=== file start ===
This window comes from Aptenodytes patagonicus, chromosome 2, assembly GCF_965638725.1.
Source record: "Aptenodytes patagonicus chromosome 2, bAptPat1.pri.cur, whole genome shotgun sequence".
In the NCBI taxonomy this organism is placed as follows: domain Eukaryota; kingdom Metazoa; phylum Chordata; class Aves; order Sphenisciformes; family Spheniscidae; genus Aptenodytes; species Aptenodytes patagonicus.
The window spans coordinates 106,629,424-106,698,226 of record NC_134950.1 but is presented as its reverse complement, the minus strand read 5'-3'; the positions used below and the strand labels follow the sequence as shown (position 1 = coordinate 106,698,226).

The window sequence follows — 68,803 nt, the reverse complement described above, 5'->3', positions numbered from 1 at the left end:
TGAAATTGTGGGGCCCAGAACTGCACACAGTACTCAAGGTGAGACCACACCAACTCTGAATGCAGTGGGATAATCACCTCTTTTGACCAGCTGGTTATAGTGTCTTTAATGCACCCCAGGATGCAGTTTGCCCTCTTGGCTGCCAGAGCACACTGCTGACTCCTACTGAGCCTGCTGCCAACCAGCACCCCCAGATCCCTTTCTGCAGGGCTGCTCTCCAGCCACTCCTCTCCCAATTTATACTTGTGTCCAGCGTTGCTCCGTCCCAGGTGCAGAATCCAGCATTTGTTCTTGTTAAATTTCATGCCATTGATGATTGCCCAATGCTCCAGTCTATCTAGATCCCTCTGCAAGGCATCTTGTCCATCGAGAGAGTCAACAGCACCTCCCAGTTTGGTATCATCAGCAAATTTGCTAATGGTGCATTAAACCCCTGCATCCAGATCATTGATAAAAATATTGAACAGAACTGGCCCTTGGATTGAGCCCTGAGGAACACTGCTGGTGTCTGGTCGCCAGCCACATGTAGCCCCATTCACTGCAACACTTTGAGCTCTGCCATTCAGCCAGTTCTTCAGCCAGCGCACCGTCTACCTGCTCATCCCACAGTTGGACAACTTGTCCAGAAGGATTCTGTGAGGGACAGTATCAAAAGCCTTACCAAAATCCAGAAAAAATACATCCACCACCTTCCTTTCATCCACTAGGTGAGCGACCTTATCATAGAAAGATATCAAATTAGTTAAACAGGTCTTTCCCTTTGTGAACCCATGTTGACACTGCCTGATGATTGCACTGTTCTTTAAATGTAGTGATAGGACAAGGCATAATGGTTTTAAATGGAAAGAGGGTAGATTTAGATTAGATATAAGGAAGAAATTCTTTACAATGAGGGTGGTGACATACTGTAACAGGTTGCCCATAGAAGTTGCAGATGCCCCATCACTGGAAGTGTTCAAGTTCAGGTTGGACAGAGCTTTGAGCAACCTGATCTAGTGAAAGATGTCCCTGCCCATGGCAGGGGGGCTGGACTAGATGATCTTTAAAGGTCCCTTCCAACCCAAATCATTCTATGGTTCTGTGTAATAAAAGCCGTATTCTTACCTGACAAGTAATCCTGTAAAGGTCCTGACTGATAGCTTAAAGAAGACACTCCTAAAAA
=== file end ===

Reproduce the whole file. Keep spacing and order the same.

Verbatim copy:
This window comes from Aptenodytes patagonicus, chromosome 2, assembly GCF_965638725.1.
Source record: "Aptenodytes patagonicus chromosome 2, bAptPat1.pri.cur, whole genome shotgun sequence".
In the NCBI taxonomy this organism is placed as follows: domain Eukaryota; kingdom Metazoa; phylum Chordata; class Aves; order Sphenisciformes; family Spheniscidae; genus Aptenodytes; species Aptenodytes patagonicus.
The window spans coordinates 106,629,424-106,698,226 of record NC_134950.1 but is presented as its reverse complement, the minus strand read 5'-3'; the positions used below and the strand labels follow the sequence as shown (position 1 = coordinate 106,698,226).

The window sequence follows — 68,803 nt, the reverse complement described above, 5'->3', positions numbered from 1 at the left end:
TGAAATTGTGGGGCCCAGAACTGCACACAGTACTCAAGGTGAGACCACACCAACTCTGAATGCAGTGGGATAATCACCTCTTTTGACCAGCTGGTTATAGTGTCTTTAATGCACCCCAGGATGCAGTTTGCCCTCTTGGCTGCCAGAGCACACTGCTGACTCCTACTGAGCCTGCTGCCAACCAGCACCCCCAGATCCCTTTCTGCAGGGCTGCTCTCCAGCCACTCCTCTCCCAATTTATACTTGTGTCCAGCGTTGCTCCGTCCCAGGTGCAGAATCCAGCATTTGTTCTTGTTAAATTTCATGCCATTGATGATTGCCCAATGCTCCAGTCTATCTAGATCCCTCTGCAAGGCATCTTGTCCATCGAGAGAGTCAACAGCACCTCCCAGTTTGGTATCATCAGCAAATTTGCTAATGGTGCATTAAACCCCTGCATCCAGATCATTGATAAAAATATTGAACAGAACTGGCCCTTGGATTGAGCCCTGAGGAACACTGCTGGTGTCTGGTCGCCAGCCACATGTAGCCCCATTCACTGCAACACTTTGAGCTCTGCCATTCAGCCAGTTCTTCAGCCAGCGCACCGTCTACCTGCTCATCCCACAGTTGGACAACTTGTCCAGAAGGATTCTGTGAGGGACAGTATCAAAAGCCTTACCAAAATCCAGAAAAAATACATCCACCACCTTCCTTTCATCCACTAGGTGAGCGACCTTATCATAGAAAGATATCAAATTAGTTAAACAGGTCTTTCCCTTTGTGAACCCATGTTGACACTGCCTGATGATTGCACTGTTCTTTAAATGTAGTGATAGGACAAGGCATAATGGTTTTAAATGGAAAGAGGGTAGATTTAGATTAGATATAAGGAAGAAATTCTTTACAATGAGGGTGGTGACATACTGTAACAGGTTGCCCATAGAAGTTGCAGATGCCCCATCACTGGAAGTGTTCAAGTTCAGGTTGGACAGAGCTTTGAGCAACCTGATCTAGTGAAAGATGTCCCTGCCCATGGCAGGGGGGCTGGACTAGATGATCTTTAAAGGTCCCTTCCAACCCAAATCATTCTATGGTTCTGTGTAATAAAAGCCGTATTCTTACCTGACAAGTAATCCTGTAAAGGTCCTGACTGATAGCTTAAAGAAGACACTCCTAAAAA